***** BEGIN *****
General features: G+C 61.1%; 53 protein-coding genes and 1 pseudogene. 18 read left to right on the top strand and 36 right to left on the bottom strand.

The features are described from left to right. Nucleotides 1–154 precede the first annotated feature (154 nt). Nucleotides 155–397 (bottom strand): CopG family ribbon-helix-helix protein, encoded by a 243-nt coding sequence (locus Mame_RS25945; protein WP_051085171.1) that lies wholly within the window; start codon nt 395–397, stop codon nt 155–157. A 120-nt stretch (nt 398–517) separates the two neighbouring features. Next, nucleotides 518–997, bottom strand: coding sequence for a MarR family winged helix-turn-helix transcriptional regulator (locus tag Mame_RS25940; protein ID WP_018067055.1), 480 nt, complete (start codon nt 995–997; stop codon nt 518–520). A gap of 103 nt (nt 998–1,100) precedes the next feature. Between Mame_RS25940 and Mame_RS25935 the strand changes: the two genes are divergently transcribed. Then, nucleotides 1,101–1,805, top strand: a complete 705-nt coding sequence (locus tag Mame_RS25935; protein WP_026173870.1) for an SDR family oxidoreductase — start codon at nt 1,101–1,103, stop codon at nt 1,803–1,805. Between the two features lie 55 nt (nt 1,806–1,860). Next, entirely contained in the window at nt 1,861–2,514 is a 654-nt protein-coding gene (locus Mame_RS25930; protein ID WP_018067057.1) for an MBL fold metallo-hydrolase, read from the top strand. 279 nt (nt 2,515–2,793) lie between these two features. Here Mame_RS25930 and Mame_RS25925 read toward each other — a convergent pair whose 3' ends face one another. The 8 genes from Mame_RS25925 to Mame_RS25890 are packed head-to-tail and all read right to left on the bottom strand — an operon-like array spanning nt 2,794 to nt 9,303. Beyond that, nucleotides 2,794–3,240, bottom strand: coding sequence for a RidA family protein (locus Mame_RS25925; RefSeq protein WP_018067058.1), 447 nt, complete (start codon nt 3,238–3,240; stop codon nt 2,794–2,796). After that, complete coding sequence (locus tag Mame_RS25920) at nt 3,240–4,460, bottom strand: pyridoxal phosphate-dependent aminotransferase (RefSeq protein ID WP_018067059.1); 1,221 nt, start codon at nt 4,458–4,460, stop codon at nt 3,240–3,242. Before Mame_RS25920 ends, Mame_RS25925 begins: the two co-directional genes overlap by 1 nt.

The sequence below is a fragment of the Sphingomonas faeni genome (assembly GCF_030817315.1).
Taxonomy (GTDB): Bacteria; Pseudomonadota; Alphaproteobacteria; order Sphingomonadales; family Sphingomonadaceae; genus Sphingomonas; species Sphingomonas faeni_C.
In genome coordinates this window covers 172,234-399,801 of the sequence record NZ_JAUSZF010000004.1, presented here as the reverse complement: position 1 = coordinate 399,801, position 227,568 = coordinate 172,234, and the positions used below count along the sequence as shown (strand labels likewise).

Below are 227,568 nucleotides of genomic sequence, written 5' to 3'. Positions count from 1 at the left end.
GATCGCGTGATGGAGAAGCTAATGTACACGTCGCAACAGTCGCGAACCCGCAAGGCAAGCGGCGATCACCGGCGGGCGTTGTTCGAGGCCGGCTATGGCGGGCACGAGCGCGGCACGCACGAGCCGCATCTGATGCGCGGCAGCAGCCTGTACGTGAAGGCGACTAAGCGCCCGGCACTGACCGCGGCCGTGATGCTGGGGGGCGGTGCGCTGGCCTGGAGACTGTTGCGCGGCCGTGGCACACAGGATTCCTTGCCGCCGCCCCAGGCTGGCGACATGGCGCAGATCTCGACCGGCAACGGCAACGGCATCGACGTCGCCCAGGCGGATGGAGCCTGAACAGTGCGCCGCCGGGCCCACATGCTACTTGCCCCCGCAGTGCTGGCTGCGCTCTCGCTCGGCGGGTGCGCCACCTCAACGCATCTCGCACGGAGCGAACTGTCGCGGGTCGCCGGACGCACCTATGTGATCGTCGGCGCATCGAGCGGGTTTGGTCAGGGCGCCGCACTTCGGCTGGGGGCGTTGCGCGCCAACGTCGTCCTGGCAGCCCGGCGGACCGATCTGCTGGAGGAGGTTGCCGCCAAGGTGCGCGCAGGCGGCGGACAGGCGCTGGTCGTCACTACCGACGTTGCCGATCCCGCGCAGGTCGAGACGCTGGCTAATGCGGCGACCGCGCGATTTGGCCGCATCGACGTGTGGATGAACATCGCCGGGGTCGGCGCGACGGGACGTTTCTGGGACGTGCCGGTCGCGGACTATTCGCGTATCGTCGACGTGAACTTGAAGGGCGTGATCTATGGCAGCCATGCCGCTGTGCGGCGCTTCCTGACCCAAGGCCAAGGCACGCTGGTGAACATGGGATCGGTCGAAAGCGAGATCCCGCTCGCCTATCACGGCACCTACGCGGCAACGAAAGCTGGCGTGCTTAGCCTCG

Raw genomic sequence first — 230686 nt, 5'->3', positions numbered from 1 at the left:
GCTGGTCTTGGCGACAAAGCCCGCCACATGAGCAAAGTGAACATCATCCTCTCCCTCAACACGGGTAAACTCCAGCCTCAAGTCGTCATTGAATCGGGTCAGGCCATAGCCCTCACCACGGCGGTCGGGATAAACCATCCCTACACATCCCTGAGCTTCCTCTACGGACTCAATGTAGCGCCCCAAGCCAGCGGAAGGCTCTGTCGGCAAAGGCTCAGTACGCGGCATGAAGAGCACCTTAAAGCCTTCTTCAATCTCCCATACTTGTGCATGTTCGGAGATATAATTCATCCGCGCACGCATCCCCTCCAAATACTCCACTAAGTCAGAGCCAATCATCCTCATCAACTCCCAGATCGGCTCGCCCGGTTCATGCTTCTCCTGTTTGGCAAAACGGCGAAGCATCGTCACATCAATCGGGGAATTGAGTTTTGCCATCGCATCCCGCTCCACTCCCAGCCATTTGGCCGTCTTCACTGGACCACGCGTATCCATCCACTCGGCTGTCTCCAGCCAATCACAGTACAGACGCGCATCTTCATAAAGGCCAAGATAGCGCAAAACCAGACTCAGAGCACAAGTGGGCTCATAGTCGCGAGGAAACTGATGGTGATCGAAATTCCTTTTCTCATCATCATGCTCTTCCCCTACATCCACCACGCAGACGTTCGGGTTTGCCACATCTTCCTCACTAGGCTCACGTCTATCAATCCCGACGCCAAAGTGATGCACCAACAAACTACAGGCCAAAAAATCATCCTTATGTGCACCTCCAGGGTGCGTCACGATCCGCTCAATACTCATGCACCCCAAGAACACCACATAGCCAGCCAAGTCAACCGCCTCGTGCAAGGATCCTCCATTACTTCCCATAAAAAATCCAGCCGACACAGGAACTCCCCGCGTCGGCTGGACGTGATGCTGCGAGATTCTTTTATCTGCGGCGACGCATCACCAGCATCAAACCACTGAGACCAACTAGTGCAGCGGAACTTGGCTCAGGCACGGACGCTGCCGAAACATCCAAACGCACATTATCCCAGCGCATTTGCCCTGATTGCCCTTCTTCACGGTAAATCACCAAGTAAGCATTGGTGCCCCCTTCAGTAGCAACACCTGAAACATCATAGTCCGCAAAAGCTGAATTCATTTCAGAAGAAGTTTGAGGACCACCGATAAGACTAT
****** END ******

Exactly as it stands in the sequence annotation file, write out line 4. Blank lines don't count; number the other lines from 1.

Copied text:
Taxonomy (GTDB): Bacteria; Pseudomonadota; Alphaproteobacteria; order Sphingomonadales; family Sphingomonadaceae; genus Sphingomonas; species Sphingomonas faeni_C.